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Youth in Exarchia, Athens: faces of '700 euro generation' (10 images)

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Default profile picture Dana Cojbuc

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Cafebabel ENG (NS)


They're the most qualified graduates in Europe, full of potential, but the only thing awaiting them on the horizon is becoming part of the '£586 generation', which refers to the national minimum wage. Romanian photographer Dana Cojbuc meets the gang on the streets of the alternative, trendy district

Goal: fly the nest

Unlike many of her fellow Athenians, Elefteria enjoys the rare privilege of having her own home. She graduated in communication and mass media studies in 2005, with a specialisation in advertising. Since then she's completed a number of short-term work contracts far removed from her actual field of studies. She currently works in sales and reservations at the national opera house of Athens. But a lack of public funding has put pay to rumours that even this renowned cultural establishment is under the threat of closure (Image:  ©Dana Cojbuc)

Working for free

Fwtini graduated in mathematics and has a master in statistics, which makes for a rare background on the market. However, that doesn't mean anything. Fwtini is still awaiting her wages from her employer after having spent a year writing schoolbooks for a year (Image: ©Dana Cojbuc)

Waiting for the job

Ovidiu graduated in English and has a masters in politicial sciences, with a special focus on the Balkans. He's currently a job-hunter, having spent a long time working as a part-time receptionist and as a freelance journalist (Image: ©Dana Cojbuc)

Life goes on

Young Athenians have wrangled with the authorities to be able to transform a car park into a social recreation centre. Kids often head there to play in the afternoons, and young and old alike are coming to spend time here in the evening. The long mediatic sirens haven't yet managed to discuss places like this which thrive far from the crisis (Image:  ©Dana Cojbuc)

Thirty-month intern

A degree in social sciences and a masters 'two' in cultural management in France isn't quite enough for Sofia to be able to get a job in the domain. She was a volunteer at Unesco for six month after graduating from the university of Crete. After thirty months, she's still an intern in charge of the hotel touristic guide at the Greek chamber of hotels. She remains optimistic though (Image: ©Dana Cojbuc)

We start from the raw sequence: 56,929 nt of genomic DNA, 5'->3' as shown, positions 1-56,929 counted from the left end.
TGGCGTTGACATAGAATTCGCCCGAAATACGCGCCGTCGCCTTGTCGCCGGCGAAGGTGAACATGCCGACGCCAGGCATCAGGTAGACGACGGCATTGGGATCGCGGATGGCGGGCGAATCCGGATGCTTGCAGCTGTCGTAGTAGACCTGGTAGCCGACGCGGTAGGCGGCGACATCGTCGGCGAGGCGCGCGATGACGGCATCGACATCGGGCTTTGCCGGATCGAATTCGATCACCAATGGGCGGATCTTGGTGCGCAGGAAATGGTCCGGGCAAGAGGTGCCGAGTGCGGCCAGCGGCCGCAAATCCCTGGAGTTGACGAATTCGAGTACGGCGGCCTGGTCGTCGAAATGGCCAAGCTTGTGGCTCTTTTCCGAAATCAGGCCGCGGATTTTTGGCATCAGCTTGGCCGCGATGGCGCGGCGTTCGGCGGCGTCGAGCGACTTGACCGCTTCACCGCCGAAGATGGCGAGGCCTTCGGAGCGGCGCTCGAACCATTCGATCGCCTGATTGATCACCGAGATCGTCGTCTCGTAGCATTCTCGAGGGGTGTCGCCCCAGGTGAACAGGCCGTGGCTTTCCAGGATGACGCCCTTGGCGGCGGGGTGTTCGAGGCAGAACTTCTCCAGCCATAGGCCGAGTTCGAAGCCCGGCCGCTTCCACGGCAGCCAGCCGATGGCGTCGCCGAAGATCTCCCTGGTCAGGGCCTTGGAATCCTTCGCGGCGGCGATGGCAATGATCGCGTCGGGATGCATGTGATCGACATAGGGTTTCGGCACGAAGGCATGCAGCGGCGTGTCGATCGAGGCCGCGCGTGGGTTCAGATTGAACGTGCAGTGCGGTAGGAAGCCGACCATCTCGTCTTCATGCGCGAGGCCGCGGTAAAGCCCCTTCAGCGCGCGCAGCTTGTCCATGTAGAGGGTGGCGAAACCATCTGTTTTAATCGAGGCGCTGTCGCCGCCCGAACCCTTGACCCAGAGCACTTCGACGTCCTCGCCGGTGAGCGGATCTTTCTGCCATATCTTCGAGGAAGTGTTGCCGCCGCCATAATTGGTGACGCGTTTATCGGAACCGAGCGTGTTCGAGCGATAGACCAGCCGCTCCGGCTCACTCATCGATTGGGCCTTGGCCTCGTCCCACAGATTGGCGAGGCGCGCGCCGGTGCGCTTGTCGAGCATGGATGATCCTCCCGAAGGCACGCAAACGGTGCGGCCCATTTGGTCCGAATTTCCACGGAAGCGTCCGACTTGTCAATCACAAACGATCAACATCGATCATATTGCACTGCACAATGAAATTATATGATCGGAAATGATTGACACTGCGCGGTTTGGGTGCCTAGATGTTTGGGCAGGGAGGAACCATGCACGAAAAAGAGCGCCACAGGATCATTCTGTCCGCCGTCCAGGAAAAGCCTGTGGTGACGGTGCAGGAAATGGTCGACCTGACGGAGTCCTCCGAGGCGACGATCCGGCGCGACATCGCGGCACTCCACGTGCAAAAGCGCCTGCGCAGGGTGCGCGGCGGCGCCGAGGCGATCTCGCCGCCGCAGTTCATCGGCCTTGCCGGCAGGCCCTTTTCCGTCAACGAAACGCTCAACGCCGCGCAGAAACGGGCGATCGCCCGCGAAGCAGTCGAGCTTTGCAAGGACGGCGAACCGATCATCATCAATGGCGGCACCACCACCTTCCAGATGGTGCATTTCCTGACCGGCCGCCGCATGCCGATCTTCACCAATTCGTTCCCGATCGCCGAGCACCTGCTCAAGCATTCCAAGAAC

28% unemployment of young Greeks in 2010

Nancy also has a masters in communication and mass media. After a number of little jobs and short-term contracts, she is currently unemployed. She's not alone though. Greece has the highest rate of young job-seekers in the eurozone. According to OECD, it could rise from 25.3% in September to 28% by the end of 2010. That's almost a quarter of young people in the same situation. In the background of the image we pass a burnt car in the middle of Exarchia, the result of last night's activities (Image: ©Dana Cojbuc)

Exarchia square: the good life

If you've ever hung out on the main square of Exarchia towards the end of an afternoon, you've probably spotted three robust fellows playing basketball whilst four kids kick a ball around. Their accomplices shoot the breeze around the statue in the middle of the square, whilst keeping an eye on the game of table football going on a metre away. An hour later, the scene hasn't changed, but the basketballers are now playing football whilst the wannabe footballers have swapped to table football or ping pong. An atmosphere of solidarity reigns in Exarchia with its background music and kids games. The customers on the terraces get it too – youth is there to be enjoyed (Image: ©Dana Cojbuc)

Alexis Grigoropoulos: 18 months of revendication

Life might be going on in Exarchia, but the colour of the walls remind us of the once-electric atmosphere which was experienced here from the events of 6 December 2008. This is where the young Alexis Grigoropoulos was murdered with two bullets from the barrels of guns belonging to plain-clothes policemen. The walls have expressed the anger of a generation ever since. The crisis of feeling safe blurs with the unemployment crisis. Pictured,a commemorative plaque marking the spirit of the young man who died in vain (Image: ©Dana Cojbuc)

Tax hikes

Nikos went to architecture school. But the real estate sector is far from the boom it experienced during the olympic games era of the Greek capital in 2004. Hard to make ends meet when the young architect is having to pay a tax of 900 euros (£754) per semester and be able to actually work in his profession. VAT went up from 21% to 23% on 1 July and with a 10% alcohol and cigarette tax hike, dark days remain ahead. Nikos is currently unemployed, but gets 900 euros a month as a member of the architects association (Image: ©Dana Cojbuc)

Ejectable seat

After graduating in economic sciences, Ianis has been working for Lean management, a small company – comprising one boss and two employees - which organises seminars and training courses on sales techniques to the relevant corporate departments of other companies. The boss has hinted that the team of two should start looking elsewhere for a job... (Image: ©Dana Cojbuc)

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Translated from Athènes : les visages de la « génération 700 euros »